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QIn Lightroom’s Develop module there is a tick box that says Soft Proofing. What does it do? Colin Gould
AIf you are printing your images directly out of Lightroom, the Soft Proofing function is very useful. I print from Lightroom via a Canon Pixma inkjet; by using Soft Proofing and selecting the paper I’m using, I get an accurate on-screen representation of what the print will look like. If you can’t see the paper you are using, download the ICC profiles and install them in your system.
When you view the image as a Soft Proof, it will look different. Often it will look worse, with the colours muted or the contrast dulled. You can then alter your processing to suit the paper you are using, and hopefully achieve a print you are happy with.
If you click in either corner of the Histogram you can also see if any of your colours are out of gamut. If any areas show as either red or blue, it means that they are out of the range of colours the printer can reproduce; and again, if necessary, you can tweak your processing to suit.
With the many different types of paper available, from glossy to textured fine art, it is definitely an advantage to be able to see how an image you want to print out will look on that paper. It should mean you don’t waste paper trying to achieve the print you want, although there is still room for some difference between what you see and what you get. I’d also add that you really need to have your screen calibrated to be sure that your colours are accurate in the first place.
Change of view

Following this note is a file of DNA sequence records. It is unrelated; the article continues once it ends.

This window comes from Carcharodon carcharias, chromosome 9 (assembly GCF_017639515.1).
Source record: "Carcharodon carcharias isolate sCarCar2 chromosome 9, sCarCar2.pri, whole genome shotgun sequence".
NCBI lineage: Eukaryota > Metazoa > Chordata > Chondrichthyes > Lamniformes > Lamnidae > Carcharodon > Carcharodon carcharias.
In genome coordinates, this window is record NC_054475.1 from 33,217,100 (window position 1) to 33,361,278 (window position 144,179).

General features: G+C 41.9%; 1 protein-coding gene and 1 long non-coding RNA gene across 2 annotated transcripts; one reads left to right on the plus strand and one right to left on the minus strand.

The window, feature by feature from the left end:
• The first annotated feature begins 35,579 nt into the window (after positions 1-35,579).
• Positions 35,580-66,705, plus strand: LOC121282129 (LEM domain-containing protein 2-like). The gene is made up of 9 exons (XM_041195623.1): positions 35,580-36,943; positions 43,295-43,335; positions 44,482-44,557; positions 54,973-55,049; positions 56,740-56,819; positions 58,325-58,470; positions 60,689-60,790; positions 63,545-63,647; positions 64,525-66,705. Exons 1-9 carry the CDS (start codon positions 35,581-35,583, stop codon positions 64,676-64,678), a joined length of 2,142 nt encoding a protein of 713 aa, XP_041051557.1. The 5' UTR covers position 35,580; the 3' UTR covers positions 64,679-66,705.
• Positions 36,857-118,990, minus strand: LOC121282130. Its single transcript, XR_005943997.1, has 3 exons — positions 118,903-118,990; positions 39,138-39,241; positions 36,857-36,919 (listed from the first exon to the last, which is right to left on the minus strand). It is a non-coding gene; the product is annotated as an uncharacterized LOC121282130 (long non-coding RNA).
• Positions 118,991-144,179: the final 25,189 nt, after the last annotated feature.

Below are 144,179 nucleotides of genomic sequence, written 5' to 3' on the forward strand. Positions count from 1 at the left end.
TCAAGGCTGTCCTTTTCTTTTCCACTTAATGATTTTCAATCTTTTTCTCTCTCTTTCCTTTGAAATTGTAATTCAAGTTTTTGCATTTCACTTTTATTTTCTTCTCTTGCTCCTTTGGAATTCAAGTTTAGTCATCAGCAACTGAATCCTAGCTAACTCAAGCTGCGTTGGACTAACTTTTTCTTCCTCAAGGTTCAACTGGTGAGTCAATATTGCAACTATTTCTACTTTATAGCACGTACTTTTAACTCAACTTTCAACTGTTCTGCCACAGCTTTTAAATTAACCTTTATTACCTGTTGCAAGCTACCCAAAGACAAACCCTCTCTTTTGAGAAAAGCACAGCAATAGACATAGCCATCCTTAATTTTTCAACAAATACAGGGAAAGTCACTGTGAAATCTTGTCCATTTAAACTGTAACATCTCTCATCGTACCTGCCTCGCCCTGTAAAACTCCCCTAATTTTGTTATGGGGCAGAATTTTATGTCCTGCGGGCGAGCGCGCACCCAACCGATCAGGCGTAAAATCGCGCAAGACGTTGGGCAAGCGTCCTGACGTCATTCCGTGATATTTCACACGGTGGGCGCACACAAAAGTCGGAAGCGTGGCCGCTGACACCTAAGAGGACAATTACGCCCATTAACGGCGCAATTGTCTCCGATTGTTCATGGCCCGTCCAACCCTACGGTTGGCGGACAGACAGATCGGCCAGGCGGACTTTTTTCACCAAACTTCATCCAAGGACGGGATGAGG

QWhy does the scene through the viewfinder of my Nikon DSLR look different to what I actually capture? Bruce Hartnell
AIt’s simply because your camera has an optical viewfinder as opposed to an electronic viewfinder. An optical viewfinder uses a mirror and prism to direct the light through the lens to the viewfinder, so you can see what it is you are photographing. This means it will give you a clear and bright view of the scene – but it won’t show you the scene as the camera is going to interpret it according the exposure settings you are using.
For example, whichever aperture you set, the viewfinder will not change; you will only see the scene at the widest aperture available.
That’s not the case with an electronic viewfinder. With an EVF, what you see is what you get; so if you set f/11, you will see all that extra depth of field through the viewfinder before you take the photo, as opposed to having to view the result on the back of the camera. You will also instantly be able to see through the viewfinder if your image is too dark, too bright or just right – and as you adjust the exposure, you can see this changing before your eyes. I am used to working with an optical viewfinder, therefore not seeing the scene exactly as the camera is going to record it feels totally normal to me. However, I have to say that a good electronic viewfinder definitely takes the guesswork out of exposure and aperture choice, so some of the highquality mirrorless cameras with EVFs are a joy to use.